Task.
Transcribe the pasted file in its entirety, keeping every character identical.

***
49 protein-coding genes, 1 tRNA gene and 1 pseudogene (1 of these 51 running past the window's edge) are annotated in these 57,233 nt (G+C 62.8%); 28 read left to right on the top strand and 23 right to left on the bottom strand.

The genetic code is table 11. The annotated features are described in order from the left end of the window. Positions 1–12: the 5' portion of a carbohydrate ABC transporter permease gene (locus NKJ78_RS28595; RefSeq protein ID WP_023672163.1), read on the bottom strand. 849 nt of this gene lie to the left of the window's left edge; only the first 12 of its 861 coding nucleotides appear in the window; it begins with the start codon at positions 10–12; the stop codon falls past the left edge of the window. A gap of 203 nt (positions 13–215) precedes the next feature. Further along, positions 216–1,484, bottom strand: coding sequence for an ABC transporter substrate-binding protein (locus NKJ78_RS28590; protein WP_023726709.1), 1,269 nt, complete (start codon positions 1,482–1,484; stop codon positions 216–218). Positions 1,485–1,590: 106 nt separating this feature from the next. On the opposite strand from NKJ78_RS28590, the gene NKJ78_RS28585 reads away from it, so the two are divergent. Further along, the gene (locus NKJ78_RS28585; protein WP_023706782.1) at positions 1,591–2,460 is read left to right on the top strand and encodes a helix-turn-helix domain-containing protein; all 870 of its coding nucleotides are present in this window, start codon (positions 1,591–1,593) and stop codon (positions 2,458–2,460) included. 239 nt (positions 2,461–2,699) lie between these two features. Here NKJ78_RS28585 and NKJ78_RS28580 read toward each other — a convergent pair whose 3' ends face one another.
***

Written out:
49 protein-coding genes, 1 tRNA gene and 1 pseudogene (1 of these 51 running past the window's edge) are annotated in these 57,233 nt (G+C 62.8%); 28 read left to right on the top strand and 23 right to left on the bottom strand.

The genetic code is table 11. The annotated features are described in order from the left end of the window. Positions 1–12: the 5' portion of a carbohydrate ABC transporter permease gene (locus NKJ78_RS28595; RefSeq protein ID WP_023672163.1), read on the bottom strand. 849 nt of this gene lie to the left of the window's left edge; only the first 12 of its 861 coding nucleotides appear in the window; it begins with the start codon at positions 10–12; the stop codon falls past the left edge of the window. A gap of 203 nt (positions 13–215) precedes the next feature. Further along, positions 216–1,484, bottom strand: coding sequence for an ABC transporter substrate-binding protein (locus NKJ78_RS28590; protein WP_023726709.1), 1,269 nt, complete (start codon positions 1,482–1,484; stop codon positions 216–218). Positions 1,485–1,590: 106 nt separating this feature from the next. On the opposite strand from NKJ78_RS28590, the gene NKJ78_RS28585 reads away from it, so the two are divergent. Further along, the gene (locus NKJ78_RS28585; protein WP_023706782.1) at positions 1,591–2,460 is read left to right on the top strand and encodes a helix-turn-helix domain-containing protein; all 870 of its coding nucleotides are present in this window, start codon (positions 1,591–1,593) and stop codon (positions 2,458–2,460) included. 239 nt (positions 2,461–2,699) lie between these two features. Here NKJ78_RS28585 and NKJ78_RS28580 read toward each other — a convergent pair whose 3' ends face one another.